From UVA Today:
As preparations continue for the renovation of Alderman Library, which replaced the Rotunda as UVA’s central library in 1938, a volunteer effort is preserving one small part of its past: the card catalog.
Created over a 50-year span from 1939 to 1989, that catalog grew to about 4 million cards in 65 cabinets with 4,000 drawers.
These little index cards from the library’s old physical card catalog might contain information that is unique about a particular book – and therefore, the library’s holdings and the University’s history. The information neatly typed on the cards – which library workers sometimes supplemented with handwritten notes on front and back – includes details that in many cases are not typically part of the electronic catalog system, Virgo, that the University Library switched to in 1989. At the time, the catalog was transferred by scanning that captured only the front of the cards.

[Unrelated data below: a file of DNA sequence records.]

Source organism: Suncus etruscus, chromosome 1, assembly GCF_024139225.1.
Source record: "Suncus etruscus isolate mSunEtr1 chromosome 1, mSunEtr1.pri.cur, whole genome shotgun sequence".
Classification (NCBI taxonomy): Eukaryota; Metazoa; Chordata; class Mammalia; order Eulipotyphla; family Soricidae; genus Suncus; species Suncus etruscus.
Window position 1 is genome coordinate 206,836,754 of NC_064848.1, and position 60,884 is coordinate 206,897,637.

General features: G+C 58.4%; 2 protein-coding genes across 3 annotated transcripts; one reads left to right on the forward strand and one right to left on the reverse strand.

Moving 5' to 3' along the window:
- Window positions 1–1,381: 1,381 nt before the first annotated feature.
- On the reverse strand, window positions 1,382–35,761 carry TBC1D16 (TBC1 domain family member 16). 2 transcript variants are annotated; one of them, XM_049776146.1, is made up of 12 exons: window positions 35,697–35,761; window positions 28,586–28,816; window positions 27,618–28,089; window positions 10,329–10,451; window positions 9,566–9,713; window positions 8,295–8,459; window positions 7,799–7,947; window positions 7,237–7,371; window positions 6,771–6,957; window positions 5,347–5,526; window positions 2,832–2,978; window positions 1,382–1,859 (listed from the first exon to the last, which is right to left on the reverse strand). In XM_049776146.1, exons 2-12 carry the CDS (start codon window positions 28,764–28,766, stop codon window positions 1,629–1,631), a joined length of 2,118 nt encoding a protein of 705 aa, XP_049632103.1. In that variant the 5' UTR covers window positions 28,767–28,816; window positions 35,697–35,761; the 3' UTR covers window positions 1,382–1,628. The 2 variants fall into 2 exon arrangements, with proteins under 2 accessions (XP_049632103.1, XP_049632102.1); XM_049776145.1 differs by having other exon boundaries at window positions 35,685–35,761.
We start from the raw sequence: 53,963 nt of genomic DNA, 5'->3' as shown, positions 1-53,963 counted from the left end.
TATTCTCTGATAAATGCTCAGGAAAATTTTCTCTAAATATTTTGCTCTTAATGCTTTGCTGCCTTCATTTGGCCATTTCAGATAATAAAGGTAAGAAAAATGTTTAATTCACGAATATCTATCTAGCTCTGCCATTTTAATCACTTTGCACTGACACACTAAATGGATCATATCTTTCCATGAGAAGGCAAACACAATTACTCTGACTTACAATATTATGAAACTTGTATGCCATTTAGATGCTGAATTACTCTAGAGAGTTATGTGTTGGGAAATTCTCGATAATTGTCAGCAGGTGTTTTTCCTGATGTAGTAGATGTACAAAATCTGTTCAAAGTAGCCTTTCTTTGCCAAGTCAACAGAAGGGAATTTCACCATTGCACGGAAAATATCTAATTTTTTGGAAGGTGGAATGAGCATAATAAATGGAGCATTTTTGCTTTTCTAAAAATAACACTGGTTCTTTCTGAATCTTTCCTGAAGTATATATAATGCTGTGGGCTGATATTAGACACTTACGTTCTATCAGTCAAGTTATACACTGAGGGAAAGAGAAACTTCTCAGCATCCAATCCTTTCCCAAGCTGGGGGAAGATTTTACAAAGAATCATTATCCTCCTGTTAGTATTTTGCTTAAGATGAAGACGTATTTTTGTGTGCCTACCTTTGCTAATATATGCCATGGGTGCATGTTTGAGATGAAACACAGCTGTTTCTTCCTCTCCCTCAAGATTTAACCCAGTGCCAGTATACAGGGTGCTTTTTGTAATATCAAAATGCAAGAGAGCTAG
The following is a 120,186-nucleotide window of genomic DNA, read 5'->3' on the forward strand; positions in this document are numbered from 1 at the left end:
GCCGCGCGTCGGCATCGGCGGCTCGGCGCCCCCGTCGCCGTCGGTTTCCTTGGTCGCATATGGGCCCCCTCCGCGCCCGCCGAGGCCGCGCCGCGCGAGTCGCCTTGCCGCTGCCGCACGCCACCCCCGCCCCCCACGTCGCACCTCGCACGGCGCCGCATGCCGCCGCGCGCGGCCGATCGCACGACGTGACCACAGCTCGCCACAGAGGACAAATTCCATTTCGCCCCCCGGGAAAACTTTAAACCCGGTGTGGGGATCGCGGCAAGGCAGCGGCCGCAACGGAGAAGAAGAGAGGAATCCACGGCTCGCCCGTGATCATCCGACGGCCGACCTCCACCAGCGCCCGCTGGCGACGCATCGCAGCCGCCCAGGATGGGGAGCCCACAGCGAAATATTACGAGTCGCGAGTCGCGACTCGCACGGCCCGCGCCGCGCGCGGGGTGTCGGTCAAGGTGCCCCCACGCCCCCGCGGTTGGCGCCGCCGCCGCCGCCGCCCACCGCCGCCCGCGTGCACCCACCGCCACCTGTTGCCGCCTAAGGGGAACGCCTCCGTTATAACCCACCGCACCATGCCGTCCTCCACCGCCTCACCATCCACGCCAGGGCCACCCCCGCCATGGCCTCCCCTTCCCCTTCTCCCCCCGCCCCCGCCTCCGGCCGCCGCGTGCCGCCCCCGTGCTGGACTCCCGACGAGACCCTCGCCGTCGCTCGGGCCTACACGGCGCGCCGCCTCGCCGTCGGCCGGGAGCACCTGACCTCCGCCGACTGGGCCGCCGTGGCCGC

Last week, as English professor Elizabeth Fowler moved stacks of cards in an orderly fashion into file boxes labeled with particular call number sequences, she said, “We don’t know what future research will be like. We can’t predict that.”
Fowler, who described the library as “the laboratory of the humanities,” was one of about 40 volunteers who answered a call to help pack up the cards. Two Ph.D. candidates in the English department, Neal Curtis and Samuel Lemley, are spearheading the volunteer project. Fowler described them as “selfless” for taking the time to help the next generation of researchers.
In addition to volunteers packing up the cards this week, their effort will continue with fund-raising to ensure that the information from the catalog cards will be available eventually through the online catalog.